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Verizon's Announcement Is About Per-Byte Billing
Not about offering consumers the universe on a platter...
by Karl Bode 04:25PM Wednesday Nov 28 2007
As we noted yesterday, Verizon Wireless has announced that at the end of 2008, they'll be offering users the option to connect any supported, CDMA device to their EVDO network. In other words, you'll be able to buy a data-only plan from Verizon, and use any supported device and application on the network -- with a catch. This is in contrast to Verizon's traditionally gimped software, crippled phones and "get it now" walled garden functionality.


Reactions to the press release seem boundlessly optimistic, though this is a company that would probably rather die than become a "dumb pipe" provider of bandwidth. While the press thinks this announcement is a consumer bonanza, we're unconvinced of Verizon's epiphany just yet.

Silicon Alley Insider's Dan Frommer was one of only a few writers who seemed to get what this announcement was really about -- getting some positive PR, and the injection of a per-byte billing model into consumer consciousness:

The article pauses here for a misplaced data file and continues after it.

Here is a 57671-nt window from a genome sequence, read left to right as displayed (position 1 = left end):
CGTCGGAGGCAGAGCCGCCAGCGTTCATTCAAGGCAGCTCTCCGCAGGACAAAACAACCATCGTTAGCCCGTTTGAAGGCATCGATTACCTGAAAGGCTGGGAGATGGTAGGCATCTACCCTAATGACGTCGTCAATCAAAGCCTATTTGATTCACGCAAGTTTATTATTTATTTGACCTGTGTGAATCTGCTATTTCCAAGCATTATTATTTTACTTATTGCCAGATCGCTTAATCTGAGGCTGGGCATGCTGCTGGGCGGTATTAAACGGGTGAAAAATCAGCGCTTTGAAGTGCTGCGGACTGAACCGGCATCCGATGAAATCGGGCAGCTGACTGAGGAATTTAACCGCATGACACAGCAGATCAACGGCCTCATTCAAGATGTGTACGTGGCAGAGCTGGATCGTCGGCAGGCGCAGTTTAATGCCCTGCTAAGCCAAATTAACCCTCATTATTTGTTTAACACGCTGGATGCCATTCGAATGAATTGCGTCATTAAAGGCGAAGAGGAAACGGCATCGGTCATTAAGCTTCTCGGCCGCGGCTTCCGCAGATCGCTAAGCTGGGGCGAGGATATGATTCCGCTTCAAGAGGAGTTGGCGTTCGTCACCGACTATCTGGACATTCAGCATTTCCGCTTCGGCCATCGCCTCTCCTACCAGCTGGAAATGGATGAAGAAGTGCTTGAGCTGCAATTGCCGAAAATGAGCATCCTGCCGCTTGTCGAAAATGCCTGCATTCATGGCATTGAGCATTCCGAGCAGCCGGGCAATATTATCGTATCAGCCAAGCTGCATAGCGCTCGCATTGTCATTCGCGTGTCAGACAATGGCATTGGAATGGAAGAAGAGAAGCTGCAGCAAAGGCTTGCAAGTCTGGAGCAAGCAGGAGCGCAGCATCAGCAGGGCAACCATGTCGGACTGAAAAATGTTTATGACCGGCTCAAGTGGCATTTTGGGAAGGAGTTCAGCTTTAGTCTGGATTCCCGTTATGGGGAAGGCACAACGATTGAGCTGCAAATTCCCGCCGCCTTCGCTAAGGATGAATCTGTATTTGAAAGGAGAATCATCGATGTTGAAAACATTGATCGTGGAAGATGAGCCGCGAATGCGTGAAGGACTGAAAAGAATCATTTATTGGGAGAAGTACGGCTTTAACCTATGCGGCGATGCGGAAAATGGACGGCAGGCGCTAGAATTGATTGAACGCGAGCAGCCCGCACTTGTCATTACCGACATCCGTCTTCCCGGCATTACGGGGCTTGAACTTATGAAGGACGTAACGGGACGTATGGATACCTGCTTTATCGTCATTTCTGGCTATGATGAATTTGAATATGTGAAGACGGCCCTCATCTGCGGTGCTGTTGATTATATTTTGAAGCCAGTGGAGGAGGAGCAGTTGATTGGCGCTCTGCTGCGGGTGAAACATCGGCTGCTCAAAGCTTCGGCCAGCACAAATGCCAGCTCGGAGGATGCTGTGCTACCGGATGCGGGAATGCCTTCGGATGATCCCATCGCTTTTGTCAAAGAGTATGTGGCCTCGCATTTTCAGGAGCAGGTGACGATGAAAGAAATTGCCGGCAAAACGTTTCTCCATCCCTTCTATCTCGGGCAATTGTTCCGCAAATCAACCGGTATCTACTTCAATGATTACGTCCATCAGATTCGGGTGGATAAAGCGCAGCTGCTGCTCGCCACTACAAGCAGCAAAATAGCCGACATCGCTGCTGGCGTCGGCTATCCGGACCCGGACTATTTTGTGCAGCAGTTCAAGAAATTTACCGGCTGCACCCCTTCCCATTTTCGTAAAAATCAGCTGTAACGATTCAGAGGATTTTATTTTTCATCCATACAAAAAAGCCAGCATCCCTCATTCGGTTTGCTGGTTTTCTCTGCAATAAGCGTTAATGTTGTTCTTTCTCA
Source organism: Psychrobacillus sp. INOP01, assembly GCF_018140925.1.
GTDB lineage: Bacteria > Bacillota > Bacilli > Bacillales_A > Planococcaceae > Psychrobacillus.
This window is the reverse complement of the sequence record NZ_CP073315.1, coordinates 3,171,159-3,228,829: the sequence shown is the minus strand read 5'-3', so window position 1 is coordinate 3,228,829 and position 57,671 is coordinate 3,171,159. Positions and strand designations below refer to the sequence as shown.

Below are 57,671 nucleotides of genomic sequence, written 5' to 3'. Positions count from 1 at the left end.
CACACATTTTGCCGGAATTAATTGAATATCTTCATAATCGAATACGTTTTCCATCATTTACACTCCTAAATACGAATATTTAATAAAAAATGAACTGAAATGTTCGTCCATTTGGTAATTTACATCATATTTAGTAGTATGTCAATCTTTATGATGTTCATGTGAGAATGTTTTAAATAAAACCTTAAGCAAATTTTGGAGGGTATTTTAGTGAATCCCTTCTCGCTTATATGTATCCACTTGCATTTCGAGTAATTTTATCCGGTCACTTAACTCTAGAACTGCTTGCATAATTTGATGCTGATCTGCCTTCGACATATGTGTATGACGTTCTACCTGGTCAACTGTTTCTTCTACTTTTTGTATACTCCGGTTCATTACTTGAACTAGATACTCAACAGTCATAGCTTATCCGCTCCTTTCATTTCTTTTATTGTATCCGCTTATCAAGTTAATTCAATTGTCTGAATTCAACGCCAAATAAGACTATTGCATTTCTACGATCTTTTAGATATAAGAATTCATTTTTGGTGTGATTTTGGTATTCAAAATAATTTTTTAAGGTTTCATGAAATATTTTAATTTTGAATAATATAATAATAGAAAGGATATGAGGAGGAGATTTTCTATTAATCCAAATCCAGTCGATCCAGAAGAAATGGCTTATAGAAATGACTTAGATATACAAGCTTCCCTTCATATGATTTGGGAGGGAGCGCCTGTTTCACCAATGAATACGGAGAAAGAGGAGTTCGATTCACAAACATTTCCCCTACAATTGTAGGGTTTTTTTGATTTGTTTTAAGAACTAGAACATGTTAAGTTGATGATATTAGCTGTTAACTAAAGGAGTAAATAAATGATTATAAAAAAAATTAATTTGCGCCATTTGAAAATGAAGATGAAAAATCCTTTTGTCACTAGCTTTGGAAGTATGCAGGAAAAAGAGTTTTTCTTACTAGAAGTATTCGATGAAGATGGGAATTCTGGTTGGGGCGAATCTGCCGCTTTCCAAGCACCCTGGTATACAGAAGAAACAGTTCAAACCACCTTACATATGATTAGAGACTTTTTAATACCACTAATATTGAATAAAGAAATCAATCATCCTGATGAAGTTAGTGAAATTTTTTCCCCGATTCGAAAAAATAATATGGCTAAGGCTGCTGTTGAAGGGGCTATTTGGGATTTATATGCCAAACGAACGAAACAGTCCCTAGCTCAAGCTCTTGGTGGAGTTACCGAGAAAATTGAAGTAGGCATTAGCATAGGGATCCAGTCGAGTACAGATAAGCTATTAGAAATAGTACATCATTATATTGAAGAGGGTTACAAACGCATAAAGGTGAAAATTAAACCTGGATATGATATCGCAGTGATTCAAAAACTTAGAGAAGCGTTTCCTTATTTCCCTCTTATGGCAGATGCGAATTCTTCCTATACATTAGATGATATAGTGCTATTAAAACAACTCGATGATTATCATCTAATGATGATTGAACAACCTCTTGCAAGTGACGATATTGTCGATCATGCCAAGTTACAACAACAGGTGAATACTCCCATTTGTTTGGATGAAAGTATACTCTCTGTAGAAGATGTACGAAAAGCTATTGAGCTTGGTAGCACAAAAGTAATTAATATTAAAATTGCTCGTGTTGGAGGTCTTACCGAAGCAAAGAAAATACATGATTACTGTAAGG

quote:
Some people think this will open the door to devices running new services, like free Internet phone service or video calling. But Verizon (VZ) has no intention of turning itself into dumb pipe. You can expect service plans for non-Verizon phones to include data-network fees based on usage -- meaning those "free" calls could cost a bundle.
Recently busted by the NY Attorney general for advertising 5GB capped service as unlimited, Verizon Wireless has been looking for an opportunity to sell consumers on per byte pricing, and this is likely it. It's a clever play by the company, who'll get to tell critics and regulators they they do in fact support open access, while charging you a premium for it.


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bbenso1

join:2004-11-28
Baltimore, MD

2 recommendations

reply to FFH5

Re: Double-Talk

said by FFH5:

It is about time that pay-per-byte starts getting used. It solves all problems.
Except that pesky problem of having to pay for data you didn't request. If I'm paying by the byte, is my ISP going to filter out all spam on the mail server before it gets downloaded to my email client? Is my ISP going to block unwanted popup ads on any web sites that I might visit? What about annoying, high-bandwidth flash content that I don't want to see? What about windows updates that get downloaded even though I told windows not to download updates?